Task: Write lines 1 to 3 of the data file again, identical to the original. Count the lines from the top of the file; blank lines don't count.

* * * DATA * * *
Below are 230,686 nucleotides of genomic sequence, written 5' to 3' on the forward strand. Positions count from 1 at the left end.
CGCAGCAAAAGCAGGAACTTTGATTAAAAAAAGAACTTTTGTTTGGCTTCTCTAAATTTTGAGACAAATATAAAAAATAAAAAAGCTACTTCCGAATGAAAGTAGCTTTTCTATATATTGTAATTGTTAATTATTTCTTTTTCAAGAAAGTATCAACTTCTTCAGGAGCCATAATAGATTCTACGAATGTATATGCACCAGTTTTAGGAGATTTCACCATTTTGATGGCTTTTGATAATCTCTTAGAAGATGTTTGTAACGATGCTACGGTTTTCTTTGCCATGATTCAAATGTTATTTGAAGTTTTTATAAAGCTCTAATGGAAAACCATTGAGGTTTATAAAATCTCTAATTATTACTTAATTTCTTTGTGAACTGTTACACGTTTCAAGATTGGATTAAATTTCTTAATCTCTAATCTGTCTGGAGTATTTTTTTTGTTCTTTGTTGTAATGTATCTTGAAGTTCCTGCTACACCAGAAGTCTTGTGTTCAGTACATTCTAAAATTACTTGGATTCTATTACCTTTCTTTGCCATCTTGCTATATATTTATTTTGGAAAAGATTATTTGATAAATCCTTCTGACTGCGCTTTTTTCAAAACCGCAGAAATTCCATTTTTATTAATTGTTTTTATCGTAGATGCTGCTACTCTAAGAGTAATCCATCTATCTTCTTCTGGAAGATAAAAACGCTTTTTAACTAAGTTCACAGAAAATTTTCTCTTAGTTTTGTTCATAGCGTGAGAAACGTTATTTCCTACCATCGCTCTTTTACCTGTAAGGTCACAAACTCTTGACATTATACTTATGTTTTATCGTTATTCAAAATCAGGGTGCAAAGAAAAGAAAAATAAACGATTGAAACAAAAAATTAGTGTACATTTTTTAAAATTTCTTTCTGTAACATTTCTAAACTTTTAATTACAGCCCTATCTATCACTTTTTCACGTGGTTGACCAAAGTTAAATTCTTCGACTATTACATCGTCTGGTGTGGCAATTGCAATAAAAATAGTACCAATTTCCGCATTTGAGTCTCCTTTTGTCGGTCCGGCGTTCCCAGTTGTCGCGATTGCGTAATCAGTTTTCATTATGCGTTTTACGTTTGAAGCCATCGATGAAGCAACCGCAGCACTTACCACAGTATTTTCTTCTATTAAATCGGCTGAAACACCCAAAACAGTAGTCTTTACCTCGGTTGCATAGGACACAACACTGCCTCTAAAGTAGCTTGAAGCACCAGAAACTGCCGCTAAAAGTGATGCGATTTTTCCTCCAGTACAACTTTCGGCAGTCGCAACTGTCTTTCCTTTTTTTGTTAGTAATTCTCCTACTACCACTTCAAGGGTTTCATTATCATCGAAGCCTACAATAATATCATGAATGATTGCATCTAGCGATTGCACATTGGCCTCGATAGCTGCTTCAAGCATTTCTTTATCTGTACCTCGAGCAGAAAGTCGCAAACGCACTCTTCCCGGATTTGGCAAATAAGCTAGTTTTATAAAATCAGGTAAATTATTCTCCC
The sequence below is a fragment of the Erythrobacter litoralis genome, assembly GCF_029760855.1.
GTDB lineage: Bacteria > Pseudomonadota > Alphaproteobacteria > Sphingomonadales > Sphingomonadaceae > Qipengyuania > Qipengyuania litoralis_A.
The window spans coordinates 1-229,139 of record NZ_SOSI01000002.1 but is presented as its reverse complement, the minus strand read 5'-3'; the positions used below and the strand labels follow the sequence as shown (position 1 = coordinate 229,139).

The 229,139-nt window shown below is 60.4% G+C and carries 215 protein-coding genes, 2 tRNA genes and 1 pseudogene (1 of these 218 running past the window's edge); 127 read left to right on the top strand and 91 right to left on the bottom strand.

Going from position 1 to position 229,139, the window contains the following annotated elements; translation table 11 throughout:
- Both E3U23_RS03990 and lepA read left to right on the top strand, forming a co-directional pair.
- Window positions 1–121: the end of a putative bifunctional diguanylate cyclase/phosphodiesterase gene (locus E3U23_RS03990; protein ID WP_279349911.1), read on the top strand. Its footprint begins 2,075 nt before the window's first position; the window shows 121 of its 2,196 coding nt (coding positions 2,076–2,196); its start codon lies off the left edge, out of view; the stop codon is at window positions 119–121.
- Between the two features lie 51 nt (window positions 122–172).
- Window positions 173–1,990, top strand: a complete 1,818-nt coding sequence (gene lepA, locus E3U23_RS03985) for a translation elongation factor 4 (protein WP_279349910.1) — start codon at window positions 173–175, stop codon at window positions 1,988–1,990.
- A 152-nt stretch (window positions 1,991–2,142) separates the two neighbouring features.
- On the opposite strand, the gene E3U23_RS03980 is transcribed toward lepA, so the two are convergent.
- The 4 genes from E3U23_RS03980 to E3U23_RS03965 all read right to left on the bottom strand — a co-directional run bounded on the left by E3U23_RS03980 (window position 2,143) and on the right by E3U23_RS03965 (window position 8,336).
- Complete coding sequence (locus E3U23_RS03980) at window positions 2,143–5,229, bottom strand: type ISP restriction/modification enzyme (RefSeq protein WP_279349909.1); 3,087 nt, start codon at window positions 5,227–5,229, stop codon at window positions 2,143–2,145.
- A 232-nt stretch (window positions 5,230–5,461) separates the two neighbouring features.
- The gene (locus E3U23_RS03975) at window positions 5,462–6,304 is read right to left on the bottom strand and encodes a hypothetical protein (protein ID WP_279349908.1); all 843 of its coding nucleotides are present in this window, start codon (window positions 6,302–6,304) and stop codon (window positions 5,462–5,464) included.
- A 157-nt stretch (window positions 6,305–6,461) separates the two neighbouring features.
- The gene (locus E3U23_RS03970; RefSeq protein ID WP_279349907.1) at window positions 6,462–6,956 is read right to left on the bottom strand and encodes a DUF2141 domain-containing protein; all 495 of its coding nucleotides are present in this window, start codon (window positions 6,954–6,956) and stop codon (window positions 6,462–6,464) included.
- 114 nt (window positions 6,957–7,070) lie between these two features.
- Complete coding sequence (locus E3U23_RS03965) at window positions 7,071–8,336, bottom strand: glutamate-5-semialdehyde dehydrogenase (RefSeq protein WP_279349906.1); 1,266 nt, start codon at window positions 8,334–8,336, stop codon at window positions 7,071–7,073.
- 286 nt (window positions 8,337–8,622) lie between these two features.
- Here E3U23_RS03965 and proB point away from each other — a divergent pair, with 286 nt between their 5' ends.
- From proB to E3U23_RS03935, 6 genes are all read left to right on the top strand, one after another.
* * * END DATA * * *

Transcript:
Below are 230,686 nucleotides of genomic sequence, written 5' to 3' on the forward strand. Positions count from 1 at the left end.
CGCAGCAAAAGCAGGAACTTTGATTAAAAAAAGAACTTTTGTTTGGCTTCTCTAAATTTTGAGACAAATATAAAAAATAAAAAAGCTACTTCCGAATGAAAGTAGCTTTTCTATATATTGTAATTGTTAATTATTTCTTTTTCAAGAAAGTATCAACTTCTTCAGGAGCCATAATAGATTCTACGAATGTATATGCACCAGTTTTAGGAGATTTCACCATTTTGATGGCTTTTGATAATCTCTTAGAAGATGTTTGTAACGATGCTACGGTTTTCTTTGCCATGATTCAAATGTTATTTGAAGTTTTTATAAAGCTCTAATGGAAAACCATTGAGGTTTATAAAATCTCTAATTATTACTTAATTTCTTTGTGAACTGTTACACGTTTCAAGATTGGATTAAATTTCTTAATCTCTAATCTGTCTGGAGTATTTTTTTTGTTCTTTGTTGTAATGTATCTTGAAGTTCCTGCTACACCAGAAGTCTTGTGTTCAGTACATTCTAAAATTACTTGGATTCTATTACCTTTCTTTGCCATCTTGCTATATATTTATTTTGGAAAAGATTATTTGATAAATCCTTCTGACTGCGCTTTTTTCAAAACCGCAGAAATTCCATTTTTATTAATTGTTTTTATCGTAGATGCTGCTACTCTAAGAGTAATCCATCTATCTTCTTCTGGAAGATAAAAACGCTTTTTAACTAAGTTCACAGAAAATTTTCTCTTAGTTTTGTTCATAGCGTGAGAAACGTTATTTCCTACCATCGCTCTTTTACCTGTAAGGTCACAAACTCTTGACATTATACTTATGTTTTATCGTTATTCAAAATCAGGGTGCAAAGAAAAGAAAAATAAACGATTGAAACAAAAAATTAGTGTACATTTTTTAAAATTTCTTTCTGTAACATTTCTAAACTTTTAATTACAGCCCTATCTATCACTTTTTCACGTGGTTGACCAAAGTTAAATTCTTCGACTATTACATCGTCTGGTGTGGCAATTGCAATAAAAATAGTACCAATTTCCGCATTTGAGTCTCCTTTTGTCGGTCCGGCGTTCCCAGTTGTCGCGATTGCGTAATCAGTTTTCATTATGCGTTTTACGTTTGAAGCCATCGATGAAGCAACCGCAGCACTTACCACAGTATTTTCTTCTATTAAATCGGCTGAAACACCCAAAACAGTAGTCTTTACCTCGGTTGCATAGGACACAACACTGCCTCTAAAGTAGCTTGAAGCACCAGAAACTGCCGCTAAAAGTGATGCGATTTTTCCTCCAGTACAACTTTCGGCAGTCGCAACTGTCTTTCCTTTTTTTGTTAGTAATTCTCCTACTACCACTTCAAGGGTTTCATTATCATCGAAGCCTACAATAATATCATGAATGATTGCATCTAGCGATTGCACATTGGCCTCGATAGCTGCTTCAAGCATTTCTTTATCTGTACCTCGAGCAGAAAGTCGCAAACGCACTCTTCCCGGATTTGGCAAATAAGCTAGTTTTATAAAATCAGGTAAATTATTCTCCC
The sequence below is a fragment of the Erythrobacter litoralis genome, assembly GCF_029760855.1.